15 June 2021, 14:00-15:30
This online IHL Talk aims at shining light on legal and policy considerations for, and practical challenges to, equitable access to vaccination within territories affected by armed conflict. In addition to defining the legal framework applicable to the provision of vaccines to populations living in an occupied territory, it will also touch upon armed non-state actors’ response to the pandemic and the establishment of vaccination centers in the territories they control. The discussion will finally address overarching considerations of humanitarian policy related to national vaccinations campaigns.
This online IHL Talk discussed the legal and policy considerations for, and practical challenges to, equitable access to vaccination within territories affected by armed conflict.
The IHL Talks are a series of events, hosted by the Geneva Academy, on international humanitarian law and current humanitarian topics. Every two months, academic experts, practitioners, policymakers and journalists discuss burning humanitarian issues and their regulation under international law.
Our Rule of Law in Armed Conflict (RULAC) online portal provides a detailed analysis and legal classification of this conflict, including information about parties and applicable international law.
Serhat Öztürk graduated from our LLM in International Humanitarian Law and Human Rights in October 2020. He is now working with the UN High Commissioner for Refugees (UNHCR) in Turkey. In this interview, he tells about the programme and what it brought to his career.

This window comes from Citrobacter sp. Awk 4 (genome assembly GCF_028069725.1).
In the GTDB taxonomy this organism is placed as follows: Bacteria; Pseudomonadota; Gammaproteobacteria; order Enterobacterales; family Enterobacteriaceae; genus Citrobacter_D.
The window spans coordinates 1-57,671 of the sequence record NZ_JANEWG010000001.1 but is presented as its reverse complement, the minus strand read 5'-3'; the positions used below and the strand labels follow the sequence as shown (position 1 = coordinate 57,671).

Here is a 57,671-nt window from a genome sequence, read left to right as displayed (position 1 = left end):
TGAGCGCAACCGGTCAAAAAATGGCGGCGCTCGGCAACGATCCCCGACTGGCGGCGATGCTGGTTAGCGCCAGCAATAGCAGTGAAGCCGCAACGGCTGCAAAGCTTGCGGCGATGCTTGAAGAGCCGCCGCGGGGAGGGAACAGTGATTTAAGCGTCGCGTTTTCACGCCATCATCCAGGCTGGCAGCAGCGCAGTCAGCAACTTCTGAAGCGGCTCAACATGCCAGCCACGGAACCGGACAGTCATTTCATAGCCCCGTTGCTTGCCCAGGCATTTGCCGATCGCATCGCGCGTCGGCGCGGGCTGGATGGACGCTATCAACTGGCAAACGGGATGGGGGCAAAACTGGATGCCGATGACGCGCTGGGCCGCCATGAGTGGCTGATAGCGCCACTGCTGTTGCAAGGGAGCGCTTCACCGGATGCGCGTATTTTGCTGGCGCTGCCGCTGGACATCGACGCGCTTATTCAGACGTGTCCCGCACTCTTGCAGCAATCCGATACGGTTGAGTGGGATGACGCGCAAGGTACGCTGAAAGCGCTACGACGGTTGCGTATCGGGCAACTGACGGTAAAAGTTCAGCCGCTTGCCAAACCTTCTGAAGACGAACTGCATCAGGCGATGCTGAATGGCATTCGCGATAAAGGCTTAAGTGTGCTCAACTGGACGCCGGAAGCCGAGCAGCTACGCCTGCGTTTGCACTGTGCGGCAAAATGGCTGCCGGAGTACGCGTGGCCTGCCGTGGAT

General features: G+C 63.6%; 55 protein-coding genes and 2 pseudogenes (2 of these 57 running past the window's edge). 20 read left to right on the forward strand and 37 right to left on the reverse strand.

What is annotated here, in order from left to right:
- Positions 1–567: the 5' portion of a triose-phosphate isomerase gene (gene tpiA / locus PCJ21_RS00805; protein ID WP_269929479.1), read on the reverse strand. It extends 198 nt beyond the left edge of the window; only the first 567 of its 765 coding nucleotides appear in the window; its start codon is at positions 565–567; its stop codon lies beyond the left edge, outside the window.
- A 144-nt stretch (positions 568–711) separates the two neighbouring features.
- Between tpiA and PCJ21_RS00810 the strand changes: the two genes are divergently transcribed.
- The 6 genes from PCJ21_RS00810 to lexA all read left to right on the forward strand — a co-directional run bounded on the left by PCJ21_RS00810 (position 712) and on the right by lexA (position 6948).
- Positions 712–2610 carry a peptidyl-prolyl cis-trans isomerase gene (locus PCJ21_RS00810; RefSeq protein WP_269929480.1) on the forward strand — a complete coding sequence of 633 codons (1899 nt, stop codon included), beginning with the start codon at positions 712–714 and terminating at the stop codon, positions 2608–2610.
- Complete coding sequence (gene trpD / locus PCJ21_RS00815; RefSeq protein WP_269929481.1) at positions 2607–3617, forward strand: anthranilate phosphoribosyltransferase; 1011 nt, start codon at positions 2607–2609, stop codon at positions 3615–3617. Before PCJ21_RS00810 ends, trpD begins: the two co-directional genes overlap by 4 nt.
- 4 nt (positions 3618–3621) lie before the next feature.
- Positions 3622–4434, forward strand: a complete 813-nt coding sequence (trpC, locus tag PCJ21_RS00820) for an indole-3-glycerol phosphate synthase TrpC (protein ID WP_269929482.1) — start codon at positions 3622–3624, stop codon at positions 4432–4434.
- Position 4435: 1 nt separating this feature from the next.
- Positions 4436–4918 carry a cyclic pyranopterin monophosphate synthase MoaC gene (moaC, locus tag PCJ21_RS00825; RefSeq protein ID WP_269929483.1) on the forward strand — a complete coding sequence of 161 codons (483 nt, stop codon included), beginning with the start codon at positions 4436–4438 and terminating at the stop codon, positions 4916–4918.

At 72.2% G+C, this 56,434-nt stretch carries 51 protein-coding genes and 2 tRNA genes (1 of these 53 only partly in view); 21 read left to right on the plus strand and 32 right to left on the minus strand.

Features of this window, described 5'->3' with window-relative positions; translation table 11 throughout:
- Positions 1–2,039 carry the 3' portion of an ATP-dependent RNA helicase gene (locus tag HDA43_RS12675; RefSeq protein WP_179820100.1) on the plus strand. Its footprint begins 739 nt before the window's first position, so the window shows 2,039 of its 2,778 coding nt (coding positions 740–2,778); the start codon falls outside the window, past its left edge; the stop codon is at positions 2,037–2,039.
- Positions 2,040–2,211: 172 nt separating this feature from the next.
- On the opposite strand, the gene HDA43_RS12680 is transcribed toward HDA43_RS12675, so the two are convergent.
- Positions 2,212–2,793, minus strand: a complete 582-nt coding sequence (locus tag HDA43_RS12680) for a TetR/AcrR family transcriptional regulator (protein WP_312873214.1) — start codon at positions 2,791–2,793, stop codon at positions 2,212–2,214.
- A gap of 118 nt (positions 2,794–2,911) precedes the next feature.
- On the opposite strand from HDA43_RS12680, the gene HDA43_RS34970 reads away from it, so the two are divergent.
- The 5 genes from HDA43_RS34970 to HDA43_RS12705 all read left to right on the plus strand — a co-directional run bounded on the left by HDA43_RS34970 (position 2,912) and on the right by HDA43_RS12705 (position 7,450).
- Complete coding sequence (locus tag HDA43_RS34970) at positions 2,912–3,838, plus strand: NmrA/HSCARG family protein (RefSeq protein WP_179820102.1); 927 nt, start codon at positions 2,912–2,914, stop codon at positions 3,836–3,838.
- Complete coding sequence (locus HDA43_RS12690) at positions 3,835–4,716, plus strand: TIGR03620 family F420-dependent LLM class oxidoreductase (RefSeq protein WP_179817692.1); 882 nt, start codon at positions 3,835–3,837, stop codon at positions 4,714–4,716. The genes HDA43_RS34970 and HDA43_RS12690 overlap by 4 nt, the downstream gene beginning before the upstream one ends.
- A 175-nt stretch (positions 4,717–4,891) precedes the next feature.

This IHL talk aims at shining light on some of the many legal challenges stemming from the resurging violence in Israel and Palestine since May 2021.
This short course, which can be followed in Geneva or online, focuses on the specific issues that arise in times of armed conflict regarding the respect, protection and fulfilment of human rights. It addresses key issues like the applicability of human rights in times of armed conflict; the possibilities of restricting human rights under systems of limitations and derogations; and the extraterritorial application of human rights law.
This short course, which can be followed in Geneva or online, examines the conduct of hostilities in situations of international armed conflict, also known as the Law of The Hague.
This project will explore humanitarian consequences and protection needs caused by the digitalization of armed conflicts and the extent to which these needs are addressed by international law, especially international humanitarian law.
Via a new lecture series on disruptive military technologies, this project aims at staying abreast of the various military technology trends; promoting legal and policy debate on new military technologies; and furthering the understanding of the convergent effects of different technological trends shaping the digital battlefield of the future.